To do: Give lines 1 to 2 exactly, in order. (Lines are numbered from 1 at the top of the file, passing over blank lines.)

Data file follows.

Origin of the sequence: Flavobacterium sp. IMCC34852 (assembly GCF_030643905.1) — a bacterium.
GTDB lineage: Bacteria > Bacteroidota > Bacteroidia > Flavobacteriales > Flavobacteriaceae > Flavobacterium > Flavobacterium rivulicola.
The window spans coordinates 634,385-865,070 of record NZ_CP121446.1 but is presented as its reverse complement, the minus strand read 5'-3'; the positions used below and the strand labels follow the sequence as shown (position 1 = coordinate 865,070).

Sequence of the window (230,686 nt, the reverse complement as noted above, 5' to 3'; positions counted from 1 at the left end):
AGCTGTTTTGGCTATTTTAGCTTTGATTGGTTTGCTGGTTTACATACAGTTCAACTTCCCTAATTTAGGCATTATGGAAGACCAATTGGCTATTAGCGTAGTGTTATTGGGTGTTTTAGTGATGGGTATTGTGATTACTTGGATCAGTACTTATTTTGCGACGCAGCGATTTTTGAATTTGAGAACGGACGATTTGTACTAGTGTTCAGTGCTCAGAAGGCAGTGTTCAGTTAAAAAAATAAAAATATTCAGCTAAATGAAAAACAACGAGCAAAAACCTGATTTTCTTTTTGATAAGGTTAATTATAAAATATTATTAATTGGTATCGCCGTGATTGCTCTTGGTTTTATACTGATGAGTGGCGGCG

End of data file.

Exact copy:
Origin of the sequence: Flavobacterium sp. IMCC34852 (assembly GCF_030643905.1) — a bacterium.
GTDB lineage: Bacteria > Bacteroidota > Bacteroidia > Flavobacteriales > Flavobacteriaceae > Flavobacterium > Flavobacterium rivulicola.